Long neglected because of its brevity, the Gospel of Mark is now recognised to be a work of genius. Mark’s was the first gospel to be written. Combining something of the freshness of the earliest memories of Jesus’ life with an ordered presentation of his material, Mark intends to provide a guide to authentic discipleship – as a following of the crucified Saviour. Today’s incident – which tells of the rejection of Jesus by the people of his own town, at the end of his ministry in Galilee - illustrates this. Mark’s telling of the story of Jesus comes to its climax with the Saviour’s passion – the rejection of the Messiah by God’s own people. It seems that Mark was writing for the Christians of Rome in the decade of the first persecutions, calling them to be true disciples of the crucified Christ.
Today’s gospel also conveys the sense of immediacy often present in Mark. We have an echo of the reaction of those who witnessed the event (the ‘disciples’ who accompanied Jesus to his “home town”) – they are surprised and disconcerted by the very human reaction of Jesus. Rejected by the people of ‘his own country’ and ‘his own relations’, Jesus seems to be disarmed, so that ‘he could work no miracle there’. A very human situation and a typical human reaction – Jesus truly became one of us, our brother. What the gospel describes is so true to life that Jesus’ summing up has become a proverb: ‘No honour for prophets among their own’.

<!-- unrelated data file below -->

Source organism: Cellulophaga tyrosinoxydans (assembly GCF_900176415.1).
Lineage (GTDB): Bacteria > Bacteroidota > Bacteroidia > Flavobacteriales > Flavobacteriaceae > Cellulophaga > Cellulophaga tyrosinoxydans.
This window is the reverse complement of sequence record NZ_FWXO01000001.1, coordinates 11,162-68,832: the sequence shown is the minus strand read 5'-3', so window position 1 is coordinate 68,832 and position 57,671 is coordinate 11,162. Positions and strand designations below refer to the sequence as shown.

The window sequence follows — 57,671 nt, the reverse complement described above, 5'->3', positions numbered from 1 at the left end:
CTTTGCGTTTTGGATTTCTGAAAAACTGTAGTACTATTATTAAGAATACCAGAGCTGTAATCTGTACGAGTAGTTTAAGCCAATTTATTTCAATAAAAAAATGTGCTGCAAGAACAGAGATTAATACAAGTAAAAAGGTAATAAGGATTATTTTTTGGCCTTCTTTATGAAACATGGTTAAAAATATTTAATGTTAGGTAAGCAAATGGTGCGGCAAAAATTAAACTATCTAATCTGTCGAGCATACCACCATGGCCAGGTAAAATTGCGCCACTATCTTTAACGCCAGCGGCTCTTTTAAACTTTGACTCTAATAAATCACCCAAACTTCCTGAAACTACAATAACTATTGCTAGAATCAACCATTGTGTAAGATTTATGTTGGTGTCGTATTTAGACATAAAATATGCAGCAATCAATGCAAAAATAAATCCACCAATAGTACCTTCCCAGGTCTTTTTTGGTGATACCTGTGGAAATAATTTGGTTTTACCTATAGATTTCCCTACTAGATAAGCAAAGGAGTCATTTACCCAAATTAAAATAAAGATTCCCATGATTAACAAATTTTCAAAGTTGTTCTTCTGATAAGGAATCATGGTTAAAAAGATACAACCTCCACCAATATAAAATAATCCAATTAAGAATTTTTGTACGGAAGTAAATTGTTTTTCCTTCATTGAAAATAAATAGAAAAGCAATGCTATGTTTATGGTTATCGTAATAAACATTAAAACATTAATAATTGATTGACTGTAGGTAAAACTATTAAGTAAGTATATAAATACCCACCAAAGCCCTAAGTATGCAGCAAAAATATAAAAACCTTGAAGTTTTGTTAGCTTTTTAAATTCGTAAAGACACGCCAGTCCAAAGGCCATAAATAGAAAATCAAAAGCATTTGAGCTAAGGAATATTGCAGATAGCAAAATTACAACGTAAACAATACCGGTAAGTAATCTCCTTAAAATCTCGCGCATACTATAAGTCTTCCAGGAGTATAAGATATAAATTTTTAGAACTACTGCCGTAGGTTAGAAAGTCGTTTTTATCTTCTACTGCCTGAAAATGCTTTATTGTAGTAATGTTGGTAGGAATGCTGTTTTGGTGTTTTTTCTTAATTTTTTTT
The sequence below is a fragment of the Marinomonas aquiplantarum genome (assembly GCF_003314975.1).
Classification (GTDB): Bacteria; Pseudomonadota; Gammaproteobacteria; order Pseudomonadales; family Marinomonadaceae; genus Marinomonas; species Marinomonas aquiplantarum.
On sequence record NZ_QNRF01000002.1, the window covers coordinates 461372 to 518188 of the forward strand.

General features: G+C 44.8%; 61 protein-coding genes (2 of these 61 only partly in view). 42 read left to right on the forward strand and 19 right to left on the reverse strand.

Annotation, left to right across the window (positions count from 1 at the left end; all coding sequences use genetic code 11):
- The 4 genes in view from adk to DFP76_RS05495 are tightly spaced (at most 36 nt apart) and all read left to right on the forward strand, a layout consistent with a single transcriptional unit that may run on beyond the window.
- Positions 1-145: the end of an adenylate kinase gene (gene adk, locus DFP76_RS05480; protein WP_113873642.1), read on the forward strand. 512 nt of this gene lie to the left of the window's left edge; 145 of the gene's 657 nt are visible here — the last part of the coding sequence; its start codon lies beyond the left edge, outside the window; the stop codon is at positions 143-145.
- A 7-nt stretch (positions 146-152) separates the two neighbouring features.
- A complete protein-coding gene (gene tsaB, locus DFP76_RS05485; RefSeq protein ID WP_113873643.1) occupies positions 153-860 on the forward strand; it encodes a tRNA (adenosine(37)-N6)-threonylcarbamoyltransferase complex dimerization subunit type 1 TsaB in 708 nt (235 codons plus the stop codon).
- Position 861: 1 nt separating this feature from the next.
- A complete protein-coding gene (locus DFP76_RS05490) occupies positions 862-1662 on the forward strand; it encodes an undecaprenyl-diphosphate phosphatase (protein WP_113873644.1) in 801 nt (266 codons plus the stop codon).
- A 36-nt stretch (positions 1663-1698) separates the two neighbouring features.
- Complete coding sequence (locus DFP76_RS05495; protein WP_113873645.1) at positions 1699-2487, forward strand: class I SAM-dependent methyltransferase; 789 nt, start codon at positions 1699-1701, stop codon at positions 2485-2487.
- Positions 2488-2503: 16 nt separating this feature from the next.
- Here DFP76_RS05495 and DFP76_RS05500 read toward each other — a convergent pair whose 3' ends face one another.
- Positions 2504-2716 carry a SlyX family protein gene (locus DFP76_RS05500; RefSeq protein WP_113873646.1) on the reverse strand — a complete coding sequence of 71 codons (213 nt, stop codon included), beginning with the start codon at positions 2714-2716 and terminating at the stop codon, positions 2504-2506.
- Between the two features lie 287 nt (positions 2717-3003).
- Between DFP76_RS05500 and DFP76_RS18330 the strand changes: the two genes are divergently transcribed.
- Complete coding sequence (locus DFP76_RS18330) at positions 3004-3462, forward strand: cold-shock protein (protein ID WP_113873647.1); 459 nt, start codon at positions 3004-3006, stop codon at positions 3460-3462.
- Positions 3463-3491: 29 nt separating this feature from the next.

For Mark, of course, as we have seen, this rejection is a foreshadowing of the great rejection described in the final chapters of the gospel - something for which Jesus will repeatedly prepare his disciples as they make their way to Jerusalem: he is to be ‘rejected’, ‘put to death’, but he will ‘rise again’ (Mk 8: 31). The reading from Ezekiel reminds us that a pattern of rejection and rebellion runs through the whole story of the Scriptures. The patient but firm spirit of the Saviour, so well captured in Mark’s gospel, is an expression of the patient firmness of God as the divine plan unfolds in the life of an uncooperative and self-centred people.
Jesus made his own a life that shares in our common human experience. In the reading from Paul, the great apostle takes us into his confidence, explaining how he has faced his immense difficulties. It is uncertain what his ‘thorn in the flesh’ was: a physical ailment perhaps, or more probably the betrayal and persecution he had to suffer from those who should have been his friends. But he has learned the lesson of Mark’s gospel, and he gives expression so well to what he has learned in this passage that it is very familiar. Having, at first, ‘pleaded with the Lord’ to be freed of his trial, he has come to recognise it as discipleship’s taking up of the Cross, giving him a share in the divine power unleashed in the world through the Paschal Mystery. He will even ‘boast’ of his weakness, as bringing an assurance that ‘the power of Christ’ will ‘stay over’ him: ‘For it is when I am weak that I am strong’.
John Thornhill sm